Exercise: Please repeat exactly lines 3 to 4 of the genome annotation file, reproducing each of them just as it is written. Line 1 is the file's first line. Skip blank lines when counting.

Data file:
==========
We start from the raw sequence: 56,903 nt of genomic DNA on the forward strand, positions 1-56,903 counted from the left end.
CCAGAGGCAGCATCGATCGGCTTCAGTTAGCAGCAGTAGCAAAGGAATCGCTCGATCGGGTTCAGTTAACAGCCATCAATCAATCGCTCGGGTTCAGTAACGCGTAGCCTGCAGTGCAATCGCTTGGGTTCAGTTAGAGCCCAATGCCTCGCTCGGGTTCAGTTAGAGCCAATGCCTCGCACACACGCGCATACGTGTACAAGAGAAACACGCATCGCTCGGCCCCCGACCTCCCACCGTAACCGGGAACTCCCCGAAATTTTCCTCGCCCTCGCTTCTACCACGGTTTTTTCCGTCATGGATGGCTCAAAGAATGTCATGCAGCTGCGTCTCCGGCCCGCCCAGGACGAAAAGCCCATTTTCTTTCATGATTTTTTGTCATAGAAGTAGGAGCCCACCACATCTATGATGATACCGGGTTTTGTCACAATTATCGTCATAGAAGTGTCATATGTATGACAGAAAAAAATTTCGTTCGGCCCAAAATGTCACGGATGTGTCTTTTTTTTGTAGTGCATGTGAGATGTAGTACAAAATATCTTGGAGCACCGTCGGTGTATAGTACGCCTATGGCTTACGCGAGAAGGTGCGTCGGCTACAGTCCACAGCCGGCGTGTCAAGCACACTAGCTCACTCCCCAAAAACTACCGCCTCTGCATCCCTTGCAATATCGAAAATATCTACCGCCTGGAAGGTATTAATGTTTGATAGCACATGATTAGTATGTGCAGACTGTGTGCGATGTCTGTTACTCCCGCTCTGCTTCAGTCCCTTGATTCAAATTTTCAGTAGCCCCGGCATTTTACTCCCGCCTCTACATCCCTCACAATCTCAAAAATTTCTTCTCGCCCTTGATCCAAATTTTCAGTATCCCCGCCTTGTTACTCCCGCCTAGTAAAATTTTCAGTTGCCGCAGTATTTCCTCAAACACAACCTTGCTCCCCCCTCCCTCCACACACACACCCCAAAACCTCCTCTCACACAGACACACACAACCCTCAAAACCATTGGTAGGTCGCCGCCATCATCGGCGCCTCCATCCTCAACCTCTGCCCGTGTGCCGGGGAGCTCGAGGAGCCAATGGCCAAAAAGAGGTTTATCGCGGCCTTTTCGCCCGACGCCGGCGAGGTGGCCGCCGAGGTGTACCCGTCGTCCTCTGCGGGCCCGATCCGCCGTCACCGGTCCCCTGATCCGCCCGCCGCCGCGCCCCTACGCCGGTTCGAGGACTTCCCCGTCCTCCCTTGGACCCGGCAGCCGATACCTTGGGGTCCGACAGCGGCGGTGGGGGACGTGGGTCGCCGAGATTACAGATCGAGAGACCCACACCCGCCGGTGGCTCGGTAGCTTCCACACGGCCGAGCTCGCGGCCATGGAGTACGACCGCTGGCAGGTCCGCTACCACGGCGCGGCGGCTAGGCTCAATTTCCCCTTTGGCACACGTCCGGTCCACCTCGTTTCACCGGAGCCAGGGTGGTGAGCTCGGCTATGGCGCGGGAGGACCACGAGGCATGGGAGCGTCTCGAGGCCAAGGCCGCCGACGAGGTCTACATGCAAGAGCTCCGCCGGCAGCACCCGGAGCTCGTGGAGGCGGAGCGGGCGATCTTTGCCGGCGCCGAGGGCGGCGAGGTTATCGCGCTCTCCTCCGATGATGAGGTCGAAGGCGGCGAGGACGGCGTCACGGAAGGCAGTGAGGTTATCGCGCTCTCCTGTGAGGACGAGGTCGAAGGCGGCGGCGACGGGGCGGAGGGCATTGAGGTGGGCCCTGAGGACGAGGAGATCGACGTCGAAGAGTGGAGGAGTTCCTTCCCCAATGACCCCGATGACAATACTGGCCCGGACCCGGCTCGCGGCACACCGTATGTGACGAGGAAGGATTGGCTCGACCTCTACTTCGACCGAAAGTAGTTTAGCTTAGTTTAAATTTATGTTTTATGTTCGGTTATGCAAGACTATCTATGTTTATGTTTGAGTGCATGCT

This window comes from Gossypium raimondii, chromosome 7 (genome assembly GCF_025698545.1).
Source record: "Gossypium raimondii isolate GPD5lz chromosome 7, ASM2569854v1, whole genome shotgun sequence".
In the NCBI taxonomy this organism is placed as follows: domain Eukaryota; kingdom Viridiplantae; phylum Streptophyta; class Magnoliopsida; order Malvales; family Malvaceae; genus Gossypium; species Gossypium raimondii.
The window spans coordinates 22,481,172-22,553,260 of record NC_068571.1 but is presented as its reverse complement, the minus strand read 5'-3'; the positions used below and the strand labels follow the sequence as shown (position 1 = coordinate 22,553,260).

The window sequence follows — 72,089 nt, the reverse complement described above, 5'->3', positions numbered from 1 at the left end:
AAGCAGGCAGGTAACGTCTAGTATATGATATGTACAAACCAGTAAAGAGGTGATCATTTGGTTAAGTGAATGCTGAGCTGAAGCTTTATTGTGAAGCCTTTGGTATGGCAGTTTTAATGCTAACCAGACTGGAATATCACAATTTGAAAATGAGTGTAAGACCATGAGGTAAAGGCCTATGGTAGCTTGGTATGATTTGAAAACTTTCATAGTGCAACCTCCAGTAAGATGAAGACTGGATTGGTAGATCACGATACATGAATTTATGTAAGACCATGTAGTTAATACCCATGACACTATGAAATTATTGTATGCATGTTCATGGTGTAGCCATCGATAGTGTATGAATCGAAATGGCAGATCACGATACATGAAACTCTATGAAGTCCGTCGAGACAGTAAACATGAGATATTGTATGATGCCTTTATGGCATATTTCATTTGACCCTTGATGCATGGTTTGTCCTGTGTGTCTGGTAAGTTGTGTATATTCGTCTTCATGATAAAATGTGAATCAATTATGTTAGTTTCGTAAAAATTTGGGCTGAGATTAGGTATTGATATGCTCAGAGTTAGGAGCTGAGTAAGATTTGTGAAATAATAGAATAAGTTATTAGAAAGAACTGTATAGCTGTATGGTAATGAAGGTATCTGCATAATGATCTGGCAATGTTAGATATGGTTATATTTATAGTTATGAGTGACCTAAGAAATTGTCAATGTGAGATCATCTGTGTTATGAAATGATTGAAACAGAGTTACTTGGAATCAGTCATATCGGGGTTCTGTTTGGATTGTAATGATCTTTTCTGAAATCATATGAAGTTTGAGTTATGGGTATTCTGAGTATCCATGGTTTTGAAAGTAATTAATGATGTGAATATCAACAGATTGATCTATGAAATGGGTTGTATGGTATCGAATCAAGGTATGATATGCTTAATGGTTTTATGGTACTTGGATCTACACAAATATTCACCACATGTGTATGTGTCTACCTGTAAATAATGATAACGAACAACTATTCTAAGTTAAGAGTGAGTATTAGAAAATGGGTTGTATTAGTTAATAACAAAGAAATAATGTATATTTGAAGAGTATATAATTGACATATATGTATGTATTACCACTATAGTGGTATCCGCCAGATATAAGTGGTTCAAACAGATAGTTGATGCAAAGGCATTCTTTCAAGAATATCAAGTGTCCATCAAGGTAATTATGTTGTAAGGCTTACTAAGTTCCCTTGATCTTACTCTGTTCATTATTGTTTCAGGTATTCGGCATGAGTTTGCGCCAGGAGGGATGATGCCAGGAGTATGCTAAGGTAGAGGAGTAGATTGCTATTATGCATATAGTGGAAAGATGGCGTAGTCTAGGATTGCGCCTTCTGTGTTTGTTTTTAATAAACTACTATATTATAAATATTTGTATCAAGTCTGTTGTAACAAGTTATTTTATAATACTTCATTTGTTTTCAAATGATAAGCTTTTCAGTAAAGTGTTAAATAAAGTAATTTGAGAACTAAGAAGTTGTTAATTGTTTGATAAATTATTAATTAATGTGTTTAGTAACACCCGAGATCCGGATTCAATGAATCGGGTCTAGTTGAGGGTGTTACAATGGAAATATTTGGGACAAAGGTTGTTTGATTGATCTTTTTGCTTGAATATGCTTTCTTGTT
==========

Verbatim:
This window comes from Gossypium raimondii, chromosome 7 (genome assembly GCF_025698545.1).
Source record: "Gossypium raimondii isolate GPD5lz chromosome 7, ASM2569854v1, whole genome shotgun sequence".